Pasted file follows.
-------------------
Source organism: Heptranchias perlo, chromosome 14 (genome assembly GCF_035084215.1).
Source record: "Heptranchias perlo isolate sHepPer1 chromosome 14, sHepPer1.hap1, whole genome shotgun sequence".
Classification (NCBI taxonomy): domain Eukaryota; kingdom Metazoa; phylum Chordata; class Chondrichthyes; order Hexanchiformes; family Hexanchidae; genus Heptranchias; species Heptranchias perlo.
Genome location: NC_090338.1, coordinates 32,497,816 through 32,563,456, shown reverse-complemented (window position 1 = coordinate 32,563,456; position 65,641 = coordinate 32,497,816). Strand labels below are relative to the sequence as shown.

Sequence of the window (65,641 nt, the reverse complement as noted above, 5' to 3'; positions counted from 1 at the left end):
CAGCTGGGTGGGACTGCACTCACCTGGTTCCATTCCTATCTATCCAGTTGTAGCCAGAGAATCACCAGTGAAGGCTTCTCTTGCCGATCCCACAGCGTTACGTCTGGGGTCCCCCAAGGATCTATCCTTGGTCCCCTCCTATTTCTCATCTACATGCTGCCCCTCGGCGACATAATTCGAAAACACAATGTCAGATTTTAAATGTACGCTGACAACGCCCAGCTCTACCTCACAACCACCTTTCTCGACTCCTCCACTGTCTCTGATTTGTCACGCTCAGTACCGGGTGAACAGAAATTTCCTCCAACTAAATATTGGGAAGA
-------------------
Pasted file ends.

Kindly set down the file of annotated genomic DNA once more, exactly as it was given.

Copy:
Source organism: Heptranchias perlo, chromosome 14 (genome assembly GCF_035084215.1).
Source record: "Heptranchias perlo isolate sHepPer1 chromosome 14, sHepPer1.hap1, whole genome shotgun sequence".
Classification (NCBI taxonomy): domain Eukaryota; kingdom Metazoa; phylum Chordata; class Chondrichthyes; order Hexanchiformes; family Hexanchidae; genus Heptranchias; species Heptranchias perlo.
Genome location: NC_090338.1, coordinates 32,497,816 through 32,563,456, shown reverse-complemented (window position 1 = coordinate 32,563,456; position 65,641 = coordinate 32,497,816). Strand labels below are relative to the sequence as shown.

Sequence of the window (65,641 nt, the reverse complement as noted above, 5' to 3'; positions counted from 1 at the left end):
CAGCTGGGTGGGACTGCACTCACCTGGTTCCATTCCTATCTATCCAGTTGTAGCCAGAGAATCACCAGTGAAGGCTTCTCTTGCCGATCCCACAGCGTTACGTCTGGGGTCCCCCAAGGATCTATCCTTGGTCCCCTCCTATTTCTCATCTACATGCTGCCCCTCGGCGACATAATTCGAAAACACAATGTCAGATTTTAAATGTACGCTGACAACGCCCAGCTCTACCTCACAACCACCTTTCTCGACTCCTCCACTGTCTCTGATTTGTCACGCTCAGTACCGGGTGAACAGAAATTTCCTCCAACTAAATATTGGGAAGA